“We view 3-D as like a film’s musical score, with much of the effectiveness in the background but with moments that stand out,” Whitehill said.
“Clearly, 3-D is not going to make your characters more compelling or your story more interesting. At the end of the day, it’s the story, humor, emotions and characters you care about that make a good film.
“But 3-D is another part of the toolbox for filmmakers to use to enhance the powerfulness of our films, like great lighting, set design or the score.”
The 3-D onslaught should grow, judging from the trend on U.S. movie screens.
Of 5,700 theaters with 39,640 screens in the United States, more than half (2,906 theaters) now offer 3-D on 12,860 screens, according to Corcoran’s trade association.
Almost 300 3-D screens have been added since January, Corcoran said, and the larger U.S. movie-theater chains are on track to have 40 percent (or about 15,000) of their screens converted to 3-D by the end of 2012.
Unlike previous 3-D eras, movie-theater operators are adding 3-D screens as if they expect 3-D to last this time — even with its current limitations.
Chris Hamel, president of the Gateway Film Center, said 3-D films do well at the Gateway, giving moviegoers the incentive to go out rather than watching a movie on DVD, Blu-Ray or cable at home.
But, he said, “studios have done a poor job of execution in some films, and that drives the viral message that 3-D doesn’t look good. The screen can look dark or the image can be blurry, and that has a lot to do with the studios taking shortcuts.”
Viewers often feel uncomfortable wearing the 3-D glasses, and most theaters add $3 or $4 to the ticket price of a film shown in 3-D.
“Forking over 15 bucks to see state-of-the-art 3-D is unfortunate, but the proof is in the viewing,” said German Village resident Rich Stadler, who took in the 3-D version of Titanic, released on Wednesday.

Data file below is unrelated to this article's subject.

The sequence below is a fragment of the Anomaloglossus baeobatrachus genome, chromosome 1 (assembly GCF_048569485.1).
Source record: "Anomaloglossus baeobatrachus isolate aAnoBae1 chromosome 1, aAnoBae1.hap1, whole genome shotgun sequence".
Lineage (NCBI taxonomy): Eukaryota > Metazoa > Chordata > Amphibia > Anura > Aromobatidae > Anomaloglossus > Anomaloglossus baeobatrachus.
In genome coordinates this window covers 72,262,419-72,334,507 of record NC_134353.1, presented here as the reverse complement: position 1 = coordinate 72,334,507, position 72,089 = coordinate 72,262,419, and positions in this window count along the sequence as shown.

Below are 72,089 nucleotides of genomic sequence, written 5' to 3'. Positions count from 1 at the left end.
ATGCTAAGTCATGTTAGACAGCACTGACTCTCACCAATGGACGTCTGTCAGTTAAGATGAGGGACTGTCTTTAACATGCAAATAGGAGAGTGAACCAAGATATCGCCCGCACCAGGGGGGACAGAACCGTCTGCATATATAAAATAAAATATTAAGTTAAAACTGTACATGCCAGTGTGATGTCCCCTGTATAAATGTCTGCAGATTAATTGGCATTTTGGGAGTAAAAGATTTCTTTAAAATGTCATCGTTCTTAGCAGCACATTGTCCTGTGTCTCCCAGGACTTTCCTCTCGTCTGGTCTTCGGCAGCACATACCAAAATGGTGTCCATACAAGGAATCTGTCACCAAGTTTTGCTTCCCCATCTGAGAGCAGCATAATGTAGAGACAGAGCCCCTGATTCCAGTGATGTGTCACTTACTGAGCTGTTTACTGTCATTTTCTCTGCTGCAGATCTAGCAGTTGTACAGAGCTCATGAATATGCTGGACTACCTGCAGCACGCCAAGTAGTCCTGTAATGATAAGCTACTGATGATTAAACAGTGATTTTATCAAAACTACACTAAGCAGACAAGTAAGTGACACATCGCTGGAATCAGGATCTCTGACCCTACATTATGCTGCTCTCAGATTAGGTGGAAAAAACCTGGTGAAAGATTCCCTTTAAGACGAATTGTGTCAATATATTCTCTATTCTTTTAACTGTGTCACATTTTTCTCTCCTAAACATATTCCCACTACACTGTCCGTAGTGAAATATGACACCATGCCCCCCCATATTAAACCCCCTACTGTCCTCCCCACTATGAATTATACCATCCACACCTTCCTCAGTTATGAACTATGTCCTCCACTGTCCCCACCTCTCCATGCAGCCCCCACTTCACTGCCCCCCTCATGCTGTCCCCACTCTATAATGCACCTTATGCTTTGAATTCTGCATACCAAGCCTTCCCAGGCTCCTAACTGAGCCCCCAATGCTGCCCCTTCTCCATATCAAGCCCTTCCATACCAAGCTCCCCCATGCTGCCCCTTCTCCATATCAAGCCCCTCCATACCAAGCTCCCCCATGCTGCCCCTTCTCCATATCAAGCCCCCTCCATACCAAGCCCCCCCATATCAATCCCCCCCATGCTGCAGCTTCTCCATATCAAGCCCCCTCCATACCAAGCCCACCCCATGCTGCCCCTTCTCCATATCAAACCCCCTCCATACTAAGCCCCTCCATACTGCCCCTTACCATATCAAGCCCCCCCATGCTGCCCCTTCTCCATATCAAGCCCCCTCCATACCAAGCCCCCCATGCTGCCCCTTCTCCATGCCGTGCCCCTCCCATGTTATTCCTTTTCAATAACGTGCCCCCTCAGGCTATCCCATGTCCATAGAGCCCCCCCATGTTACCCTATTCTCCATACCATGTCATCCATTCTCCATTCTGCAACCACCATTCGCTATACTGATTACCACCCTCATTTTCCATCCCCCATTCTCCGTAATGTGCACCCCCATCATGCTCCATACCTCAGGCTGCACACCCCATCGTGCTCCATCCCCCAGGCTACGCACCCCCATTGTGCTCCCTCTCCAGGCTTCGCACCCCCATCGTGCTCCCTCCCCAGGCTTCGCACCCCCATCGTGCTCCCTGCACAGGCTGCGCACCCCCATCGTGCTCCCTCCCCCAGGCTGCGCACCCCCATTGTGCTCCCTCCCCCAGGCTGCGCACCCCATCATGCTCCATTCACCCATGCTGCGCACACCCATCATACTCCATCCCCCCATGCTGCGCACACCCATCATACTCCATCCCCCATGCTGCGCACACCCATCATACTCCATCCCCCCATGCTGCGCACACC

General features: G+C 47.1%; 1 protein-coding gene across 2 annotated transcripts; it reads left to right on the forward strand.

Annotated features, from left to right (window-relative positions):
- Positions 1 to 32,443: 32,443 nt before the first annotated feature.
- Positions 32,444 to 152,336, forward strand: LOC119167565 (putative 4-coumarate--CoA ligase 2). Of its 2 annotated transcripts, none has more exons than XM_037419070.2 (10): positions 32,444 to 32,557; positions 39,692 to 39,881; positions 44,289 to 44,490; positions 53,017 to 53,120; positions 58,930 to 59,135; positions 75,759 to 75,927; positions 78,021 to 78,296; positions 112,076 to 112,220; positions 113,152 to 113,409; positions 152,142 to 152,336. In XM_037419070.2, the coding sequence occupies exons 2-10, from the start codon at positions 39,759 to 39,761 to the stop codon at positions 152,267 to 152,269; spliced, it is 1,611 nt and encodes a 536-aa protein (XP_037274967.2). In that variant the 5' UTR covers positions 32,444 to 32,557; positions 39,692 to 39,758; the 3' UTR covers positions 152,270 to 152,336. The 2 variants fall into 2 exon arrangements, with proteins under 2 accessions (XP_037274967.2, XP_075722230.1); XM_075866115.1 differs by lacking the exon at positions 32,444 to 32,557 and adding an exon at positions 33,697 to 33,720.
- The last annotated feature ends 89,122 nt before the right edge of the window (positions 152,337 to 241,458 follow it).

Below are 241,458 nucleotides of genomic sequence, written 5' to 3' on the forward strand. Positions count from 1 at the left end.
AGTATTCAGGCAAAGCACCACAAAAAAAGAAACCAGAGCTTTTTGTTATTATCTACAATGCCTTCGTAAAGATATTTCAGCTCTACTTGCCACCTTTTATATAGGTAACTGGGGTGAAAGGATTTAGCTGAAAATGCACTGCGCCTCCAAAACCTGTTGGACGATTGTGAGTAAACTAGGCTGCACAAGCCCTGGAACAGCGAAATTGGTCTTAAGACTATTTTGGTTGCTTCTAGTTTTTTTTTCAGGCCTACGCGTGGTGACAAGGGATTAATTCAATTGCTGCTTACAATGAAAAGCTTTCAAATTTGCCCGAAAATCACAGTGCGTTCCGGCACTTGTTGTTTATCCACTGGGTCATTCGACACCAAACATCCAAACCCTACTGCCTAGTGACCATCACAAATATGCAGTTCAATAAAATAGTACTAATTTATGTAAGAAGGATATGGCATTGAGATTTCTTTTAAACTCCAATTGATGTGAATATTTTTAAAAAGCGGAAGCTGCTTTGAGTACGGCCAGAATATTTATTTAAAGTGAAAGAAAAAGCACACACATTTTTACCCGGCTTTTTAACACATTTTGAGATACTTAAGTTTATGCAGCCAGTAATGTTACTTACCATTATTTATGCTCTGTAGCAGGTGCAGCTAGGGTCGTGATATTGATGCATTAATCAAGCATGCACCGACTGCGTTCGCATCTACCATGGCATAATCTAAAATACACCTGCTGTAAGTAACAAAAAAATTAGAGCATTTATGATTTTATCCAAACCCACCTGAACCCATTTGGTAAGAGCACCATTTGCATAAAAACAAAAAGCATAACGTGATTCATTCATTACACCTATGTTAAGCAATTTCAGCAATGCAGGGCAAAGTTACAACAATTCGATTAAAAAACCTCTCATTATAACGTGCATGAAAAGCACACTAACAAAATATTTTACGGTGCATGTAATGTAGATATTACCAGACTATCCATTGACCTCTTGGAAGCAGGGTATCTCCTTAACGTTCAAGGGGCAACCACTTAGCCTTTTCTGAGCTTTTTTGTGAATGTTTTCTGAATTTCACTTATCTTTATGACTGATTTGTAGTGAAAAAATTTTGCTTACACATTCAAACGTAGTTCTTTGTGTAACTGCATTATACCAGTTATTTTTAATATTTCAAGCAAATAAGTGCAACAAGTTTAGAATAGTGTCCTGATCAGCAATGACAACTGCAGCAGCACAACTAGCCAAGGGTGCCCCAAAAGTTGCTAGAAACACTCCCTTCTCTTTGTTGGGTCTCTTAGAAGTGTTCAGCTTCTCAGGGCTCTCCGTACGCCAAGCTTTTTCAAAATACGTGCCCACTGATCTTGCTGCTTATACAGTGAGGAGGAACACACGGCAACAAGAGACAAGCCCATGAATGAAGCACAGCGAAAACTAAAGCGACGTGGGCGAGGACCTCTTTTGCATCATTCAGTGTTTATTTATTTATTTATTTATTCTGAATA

“Once you get accustomed to the glasses and the lower level of brightness . . . great 3-D movies are spectacular experiences that make me feel like I’m on a roller coaster and in the world of the film, but I have to decide whether I can afford it.”
Terry Wilson, a photographer and electronic-media producer who lives in Fairfield County, has skipped most 3-D films because of their higher ticket prices but came into the city to see Avatar and Hugo, which he considers the two best 3-D efforts.
“I’m not looking for gimmicks but authenticity,” said Wilson, 60.
Movie-theater chains are aware of the concerns.
“3-D basically gives you more gross per ticket, so I think we’re going to see more,” Corcoran said.
“But now the audience is treating 3-D releases like any other films. There’s less of a rush to see it in 3-D and more of a judgment about whether it’s worth seeing.”
“Ultimately,” Hamel said, “audiences will decide whether 3-D works or if it will fade away like it did in the ’50s and ’80s.”
3-D’s biggest hits
The most popular movies in the format and their U.S. grosses:
1.Avatar (2009) — $760.5 million
2.Toy Story 3 (2010) — $415 million
3.Harry Potter and the Deathly Hallows: Part 2 (2011) — $381 million
4.Transformers: Dark of the Moon (2011) — $352.4 million
5.Alice in Wonderland (2010) — $334.2 million
6.Up (2009) — $293 million
7.Despicable Me (2010) — $251.5 million
8.Pirates of the Caribbean: On Stranger Tides (2011) — $241.1 million
9.Shrek Forever After (2010) — $238.8 million
10.How To Train Your Dragon (2010) — $217.6 million
A selection of 2012 3-D films:
• April 20:To the Arctic
• April 27:The Pirates! Band of Misfits
• May 4: The Avengers
• May 25: MIB3
• June 8: Madagascar 3: Europe’s Most Wanted; Prometheus
• June 22: Brave;Abraham Lincoln: Vampire Hunter
• July 3:The Amazing Spiderman 3D
• July 13: Ice Age: Continental Drift
• Sept. 14: Finding Nemo 3D
• Sept. 21:Dredd
• Oct. 5: Frankenweenie
• Dec. 14:The Hobbit: An Unexpected Journey
• Dec. 25: The Great Gatsby
Note: Release dates and some titles are subject to change.